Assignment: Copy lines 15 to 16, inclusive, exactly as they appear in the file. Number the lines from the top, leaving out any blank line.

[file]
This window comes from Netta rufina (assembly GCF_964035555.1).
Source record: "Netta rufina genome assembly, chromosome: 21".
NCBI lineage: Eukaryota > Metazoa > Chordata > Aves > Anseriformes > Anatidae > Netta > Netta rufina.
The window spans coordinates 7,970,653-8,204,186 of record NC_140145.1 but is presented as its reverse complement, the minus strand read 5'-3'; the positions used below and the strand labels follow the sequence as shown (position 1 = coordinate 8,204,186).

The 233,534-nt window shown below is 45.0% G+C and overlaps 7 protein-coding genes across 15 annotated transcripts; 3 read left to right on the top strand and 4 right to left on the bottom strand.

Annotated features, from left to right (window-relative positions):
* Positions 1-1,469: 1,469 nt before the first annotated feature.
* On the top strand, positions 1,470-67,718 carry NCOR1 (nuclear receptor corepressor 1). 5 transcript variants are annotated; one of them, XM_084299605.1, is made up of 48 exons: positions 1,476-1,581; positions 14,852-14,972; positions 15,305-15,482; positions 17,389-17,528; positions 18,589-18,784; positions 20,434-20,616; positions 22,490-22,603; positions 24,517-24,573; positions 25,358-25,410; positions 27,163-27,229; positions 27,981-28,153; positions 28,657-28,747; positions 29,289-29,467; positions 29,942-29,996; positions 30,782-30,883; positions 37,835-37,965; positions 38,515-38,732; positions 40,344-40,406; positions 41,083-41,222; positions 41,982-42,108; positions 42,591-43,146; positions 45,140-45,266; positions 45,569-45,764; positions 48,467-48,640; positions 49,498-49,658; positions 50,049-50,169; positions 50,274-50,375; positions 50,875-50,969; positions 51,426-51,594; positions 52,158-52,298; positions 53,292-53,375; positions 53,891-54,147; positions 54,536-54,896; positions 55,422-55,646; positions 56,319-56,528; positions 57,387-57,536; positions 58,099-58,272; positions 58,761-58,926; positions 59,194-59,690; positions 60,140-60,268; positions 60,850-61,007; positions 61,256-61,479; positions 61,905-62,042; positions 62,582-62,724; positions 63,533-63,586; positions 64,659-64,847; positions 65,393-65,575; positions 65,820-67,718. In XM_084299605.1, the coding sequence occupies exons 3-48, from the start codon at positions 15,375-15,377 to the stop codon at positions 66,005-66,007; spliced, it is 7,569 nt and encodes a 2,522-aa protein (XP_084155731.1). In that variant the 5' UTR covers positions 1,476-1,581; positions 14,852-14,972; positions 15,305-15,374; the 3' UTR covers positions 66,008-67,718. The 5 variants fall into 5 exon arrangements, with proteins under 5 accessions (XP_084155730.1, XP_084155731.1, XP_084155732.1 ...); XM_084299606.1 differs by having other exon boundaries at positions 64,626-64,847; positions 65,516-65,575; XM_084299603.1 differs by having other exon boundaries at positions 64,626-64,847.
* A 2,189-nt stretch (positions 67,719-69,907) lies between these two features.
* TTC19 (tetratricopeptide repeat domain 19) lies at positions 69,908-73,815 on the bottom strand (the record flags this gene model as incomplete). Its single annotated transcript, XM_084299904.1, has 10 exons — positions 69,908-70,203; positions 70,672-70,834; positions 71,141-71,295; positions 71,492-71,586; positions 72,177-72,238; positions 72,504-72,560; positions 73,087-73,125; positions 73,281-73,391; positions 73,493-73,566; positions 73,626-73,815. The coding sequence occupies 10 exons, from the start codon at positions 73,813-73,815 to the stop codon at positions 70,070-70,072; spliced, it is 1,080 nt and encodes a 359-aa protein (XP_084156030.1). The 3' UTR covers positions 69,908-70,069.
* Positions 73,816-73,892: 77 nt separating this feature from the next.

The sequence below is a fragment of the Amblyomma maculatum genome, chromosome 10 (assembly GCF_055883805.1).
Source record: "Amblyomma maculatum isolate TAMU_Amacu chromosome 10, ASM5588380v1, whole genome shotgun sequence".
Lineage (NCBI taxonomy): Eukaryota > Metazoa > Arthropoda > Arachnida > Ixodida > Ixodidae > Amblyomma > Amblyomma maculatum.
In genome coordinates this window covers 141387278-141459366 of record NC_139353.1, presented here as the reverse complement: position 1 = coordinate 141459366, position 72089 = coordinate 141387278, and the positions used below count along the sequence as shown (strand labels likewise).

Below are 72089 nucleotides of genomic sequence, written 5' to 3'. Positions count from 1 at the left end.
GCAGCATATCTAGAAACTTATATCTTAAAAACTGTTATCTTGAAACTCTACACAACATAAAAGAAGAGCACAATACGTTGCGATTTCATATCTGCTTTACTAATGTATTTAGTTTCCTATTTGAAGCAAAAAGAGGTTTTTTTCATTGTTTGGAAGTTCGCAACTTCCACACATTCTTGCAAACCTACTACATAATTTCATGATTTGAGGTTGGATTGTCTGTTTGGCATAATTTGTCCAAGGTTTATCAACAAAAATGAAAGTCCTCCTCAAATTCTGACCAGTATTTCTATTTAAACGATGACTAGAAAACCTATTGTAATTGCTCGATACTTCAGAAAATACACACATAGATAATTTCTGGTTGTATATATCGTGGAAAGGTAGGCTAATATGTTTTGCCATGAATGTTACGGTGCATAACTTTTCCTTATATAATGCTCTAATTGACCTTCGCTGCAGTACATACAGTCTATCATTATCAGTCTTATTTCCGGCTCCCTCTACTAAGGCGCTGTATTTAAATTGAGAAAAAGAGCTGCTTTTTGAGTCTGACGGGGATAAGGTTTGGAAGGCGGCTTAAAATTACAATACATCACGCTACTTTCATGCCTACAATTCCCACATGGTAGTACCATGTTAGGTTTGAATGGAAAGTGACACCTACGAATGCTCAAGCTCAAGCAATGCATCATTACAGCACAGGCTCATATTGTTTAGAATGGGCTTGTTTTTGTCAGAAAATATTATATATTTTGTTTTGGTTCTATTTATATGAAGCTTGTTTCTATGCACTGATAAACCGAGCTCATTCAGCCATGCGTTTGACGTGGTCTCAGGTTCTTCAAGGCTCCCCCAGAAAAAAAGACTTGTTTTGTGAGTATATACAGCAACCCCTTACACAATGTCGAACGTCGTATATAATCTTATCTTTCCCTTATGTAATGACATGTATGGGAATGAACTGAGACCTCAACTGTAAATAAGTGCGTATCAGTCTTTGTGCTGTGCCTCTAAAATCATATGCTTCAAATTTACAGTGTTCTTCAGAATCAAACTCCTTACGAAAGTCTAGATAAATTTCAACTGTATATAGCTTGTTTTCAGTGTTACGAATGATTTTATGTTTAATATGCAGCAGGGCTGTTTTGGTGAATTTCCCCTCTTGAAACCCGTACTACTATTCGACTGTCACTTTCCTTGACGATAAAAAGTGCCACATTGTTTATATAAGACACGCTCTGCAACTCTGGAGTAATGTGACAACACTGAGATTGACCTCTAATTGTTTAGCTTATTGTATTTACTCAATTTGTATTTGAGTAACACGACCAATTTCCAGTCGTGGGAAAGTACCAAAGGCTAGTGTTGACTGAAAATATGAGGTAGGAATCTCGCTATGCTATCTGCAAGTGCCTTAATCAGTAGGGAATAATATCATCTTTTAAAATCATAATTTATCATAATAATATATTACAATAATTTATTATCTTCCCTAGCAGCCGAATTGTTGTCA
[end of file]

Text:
In genome coordinates this window covers 141387278-141459366 of record NC_139353.1, presented here as the reverse complement: position 1 = coordinate 141459366, position 72089 = coordinate 141387278, and the positions used below count along the sequence as shown (strand labels likewise).

Below are 72089 nucleotides of genomic sequence, written 5' to 3'. Positions count from 1 at the left end.